Thursday, July 30, 2009

Oswald in "The Shriek"


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Ya know this blog has been going for over a year and yet no-one has ever asked: "Hey Uncle Stupid, where's the friggin Oswald?" Yeah, it's true that I tend to fawn over what I consider the A-studios of the early 30's (Fleischer, Mintz & Iwerks) but the B-studios could sometimes truly rise to the occasion by compensating for their lack of draftsmanship * with sheer wildness of ideas. One cartoon from the Oswald series which excels in this regard is "The Shriek" (Lantz Studios, 1933) . It belongs to a sub-class of Egyptian themed cartoons that seemed to enjoy something of a mini-vogue in the early 30's. Practically every studio took a crack at it. This is not the Egypt of a genuine geographic location but loosest of jumping off points; a funhouse filled with strange and supernatural happenings. Enjoy and keep cool!

*Addition* - sometimes lazy communication gets me into trouble. That's because I usually blog while I'm half (or fully) asleep. I should qualify the statement by saying in my opinion I feel the animation, design, layout etc. ("draftsmanship" is a rotten choice of words) at Fleischer, and by association Mintz & Iwerks (who were able to cherry pick from both coasts), was superior to the Lantz Studios. Taken selectively, however, there are some wonderful Lantz Oswald cartoons. That's my opinion an' uhm stickin' to it.

Sunday, July 26, 2009

Farmer Al Falfa's Ape Girl



I promised smut and I hate to disappoint so here it is. You know it. You love it. You still don't understand it. Welcome back to the angry and disturbing world of Farmer Al!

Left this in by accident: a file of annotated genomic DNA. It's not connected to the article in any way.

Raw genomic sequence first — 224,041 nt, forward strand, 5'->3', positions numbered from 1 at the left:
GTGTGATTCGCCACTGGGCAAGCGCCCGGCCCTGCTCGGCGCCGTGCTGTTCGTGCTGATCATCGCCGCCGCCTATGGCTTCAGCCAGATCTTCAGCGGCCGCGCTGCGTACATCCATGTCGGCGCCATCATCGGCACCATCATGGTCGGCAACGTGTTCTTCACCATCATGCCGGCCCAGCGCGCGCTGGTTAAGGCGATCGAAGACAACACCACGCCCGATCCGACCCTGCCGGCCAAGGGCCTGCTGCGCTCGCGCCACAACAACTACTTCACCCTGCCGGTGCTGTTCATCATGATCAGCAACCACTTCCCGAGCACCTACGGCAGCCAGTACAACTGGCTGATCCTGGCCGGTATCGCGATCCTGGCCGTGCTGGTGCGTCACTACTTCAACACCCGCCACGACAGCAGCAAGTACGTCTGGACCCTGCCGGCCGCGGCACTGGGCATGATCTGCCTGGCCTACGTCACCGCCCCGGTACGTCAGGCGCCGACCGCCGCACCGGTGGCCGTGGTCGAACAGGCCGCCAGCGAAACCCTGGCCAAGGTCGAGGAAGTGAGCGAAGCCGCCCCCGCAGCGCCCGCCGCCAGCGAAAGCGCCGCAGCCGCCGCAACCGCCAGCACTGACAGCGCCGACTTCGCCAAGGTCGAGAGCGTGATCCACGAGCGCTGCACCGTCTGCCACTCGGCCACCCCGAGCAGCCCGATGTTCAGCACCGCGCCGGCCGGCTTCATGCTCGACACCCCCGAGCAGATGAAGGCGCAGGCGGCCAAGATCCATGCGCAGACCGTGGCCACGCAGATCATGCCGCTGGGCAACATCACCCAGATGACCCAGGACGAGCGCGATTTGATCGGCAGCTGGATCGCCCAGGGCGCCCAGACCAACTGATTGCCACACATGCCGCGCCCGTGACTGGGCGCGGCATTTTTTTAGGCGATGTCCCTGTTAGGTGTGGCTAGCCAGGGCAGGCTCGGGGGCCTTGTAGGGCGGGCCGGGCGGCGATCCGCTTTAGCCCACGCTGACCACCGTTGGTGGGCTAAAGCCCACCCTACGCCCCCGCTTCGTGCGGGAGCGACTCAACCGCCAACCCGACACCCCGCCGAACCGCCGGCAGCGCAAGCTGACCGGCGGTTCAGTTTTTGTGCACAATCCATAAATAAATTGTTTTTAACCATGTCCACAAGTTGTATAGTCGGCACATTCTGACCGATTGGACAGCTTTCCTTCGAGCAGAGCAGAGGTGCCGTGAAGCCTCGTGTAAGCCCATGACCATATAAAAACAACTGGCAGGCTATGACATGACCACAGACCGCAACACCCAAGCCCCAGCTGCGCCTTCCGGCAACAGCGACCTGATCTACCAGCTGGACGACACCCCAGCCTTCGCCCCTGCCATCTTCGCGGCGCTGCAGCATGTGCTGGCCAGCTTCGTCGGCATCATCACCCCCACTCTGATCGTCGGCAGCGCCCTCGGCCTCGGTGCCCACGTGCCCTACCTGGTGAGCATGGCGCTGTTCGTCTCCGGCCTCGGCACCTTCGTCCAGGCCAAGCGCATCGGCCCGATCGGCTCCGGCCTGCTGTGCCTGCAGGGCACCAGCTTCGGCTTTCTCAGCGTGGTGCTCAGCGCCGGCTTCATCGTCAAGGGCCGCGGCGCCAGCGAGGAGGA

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You've been a bad fishy

Sunday, July 12, 2009

The Horse On The Merry Go Round

This Week: "The Horse on the Merry Go Round" (Columbia Color Rhapsodies 1938). I've written earlier on this forgotten and possibly misunderstood film farmed out by Charles Mintz to the then thread bare Iwerks' Studio and thought maybe it was time to post it. I had remarked on the films daring design and watching the film again one could perhaps even make a case for the use of color and pattern anticipating, though in a much subtler less ham fisted way, UPA cartoons that came much later. I should remark that there is a disturbing stereotype at the 43 second mark. I have no idea as to the cultural origins of such a hateful practice but a similar type midway attraction appears in the first Popeye cartoon so I assume such things did happen. There is no questioning the film was made in sociologically primitive times. Regardless, it is a film with tremendous atmosphere and even lyricism I would say. All the elements that say "Iwerks Studio" are there: a quality not as apparent in, for example, the Warner Brothers' cartoons similarly farmed to Iwerks.

Okay, I'm goin' all marshmallow this week but I promise I'll be back with hardened criminals, tobacco chewing hoboes and perverted chess pieces soon enough ...

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Saturday, July 4, 2009

Betty Boop For President



A great from two of the Masters: Seymour Kneitel & Doc Crandall. For more on Al Smith clickhere!

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